Around half of South Africa’s population may have already been infected by coronavirus, a figure far higher than the documented tally, a study and analysis of death figures suggest.
Samples taken from almost 5,000 blood donors across four South African provinces in January showed that between 32 and 63 percent had antibodies to the coronavirus.
The figure compares with clinically confirmed case rates of just two to three percent, according to South African research that was released online last week, but has not yet completed peer review.
The numbers could be understated, said lead investigator Marion Vermeulen of the South African National Blood Service.
People with confirmed or suspected Covid-19 are unable to donate blood for 14 days, and therefore less likely to be sampled, she explained.
Antibodies are a telltale of an individual’s exposure to the virus, but not a confirmation that the person has fallen sick from it.
Most antibodies were detected in the Eastern Cape and KwaZulu-Natal provinces.
Both were epicenters of South Africa’s second infection wave when it started in December.
Officially, South Africa has recorded close to 1.5 million coronavirus cases, of which just under 48,500 have been fatal — the highest toll in Africa.
But emerging data suggests this figure is under-estimated, a statistician says.
According to the South African Medical Research Council (SAMRC), more than 140,000 excess natural deaths have occurred since May last year.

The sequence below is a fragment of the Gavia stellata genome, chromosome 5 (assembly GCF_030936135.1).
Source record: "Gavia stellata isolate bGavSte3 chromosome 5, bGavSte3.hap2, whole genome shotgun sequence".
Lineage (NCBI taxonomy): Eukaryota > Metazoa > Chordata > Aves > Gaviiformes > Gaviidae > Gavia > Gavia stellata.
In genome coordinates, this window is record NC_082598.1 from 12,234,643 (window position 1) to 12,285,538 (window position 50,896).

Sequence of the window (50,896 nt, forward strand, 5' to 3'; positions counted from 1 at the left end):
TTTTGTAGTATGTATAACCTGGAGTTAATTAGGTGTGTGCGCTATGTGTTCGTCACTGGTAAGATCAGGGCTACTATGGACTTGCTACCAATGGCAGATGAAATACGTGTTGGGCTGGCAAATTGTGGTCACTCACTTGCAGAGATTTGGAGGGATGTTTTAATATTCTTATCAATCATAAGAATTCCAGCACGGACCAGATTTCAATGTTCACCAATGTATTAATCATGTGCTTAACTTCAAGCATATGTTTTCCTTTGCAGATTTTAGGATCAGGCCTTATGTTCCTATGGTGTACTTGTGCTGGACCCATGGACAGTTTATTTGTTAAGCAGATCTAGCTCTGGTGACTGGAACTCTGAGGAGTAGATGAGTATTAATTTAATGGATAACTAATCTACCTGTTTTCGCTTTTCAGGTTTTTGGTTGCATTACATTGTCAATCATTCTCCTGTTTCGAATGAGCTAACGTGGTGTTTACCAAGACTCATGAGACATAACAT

The SAMRC does not give details as to the cause of these extra deaths.
But the chief statistician with leading private medical insurer Discovery said that, based on his observations, around 90 percent of those extra fatalities are attributable to Covid-19.
If so, the real death toll from coronavirus in South Africa would exceed 120,000, chief actuary Emile Steep told AFP.
Steep estimates that South Africa’s Covid-19 mortality stands around 0.4 percent — a figure derived from an Infection Fatality Rate published by London’s Imperial College for modeling.
“Covid deaths are under-reported in almost every single country in the world,” Steep said in a phone interview on Wednesday.
“Many people who are vulnerable to Covid have a lot of other conditions… so the cause is always hard to define.”
It is also easy to misrecord deaths at the height of a pandemic, when “medical staff (are) running around trying to save lives”, he added.
The South African variant of the coronavirus, which is more transmissible and more resistant to existing vaccines than its original form, accounts for some 90 percent of the country’s second wave of cases, scientists say.
The country kicked off its long-awaited inoculation campaign on Wednesday with jabs developed by US pharmaceutical giant Johnson & Johnson.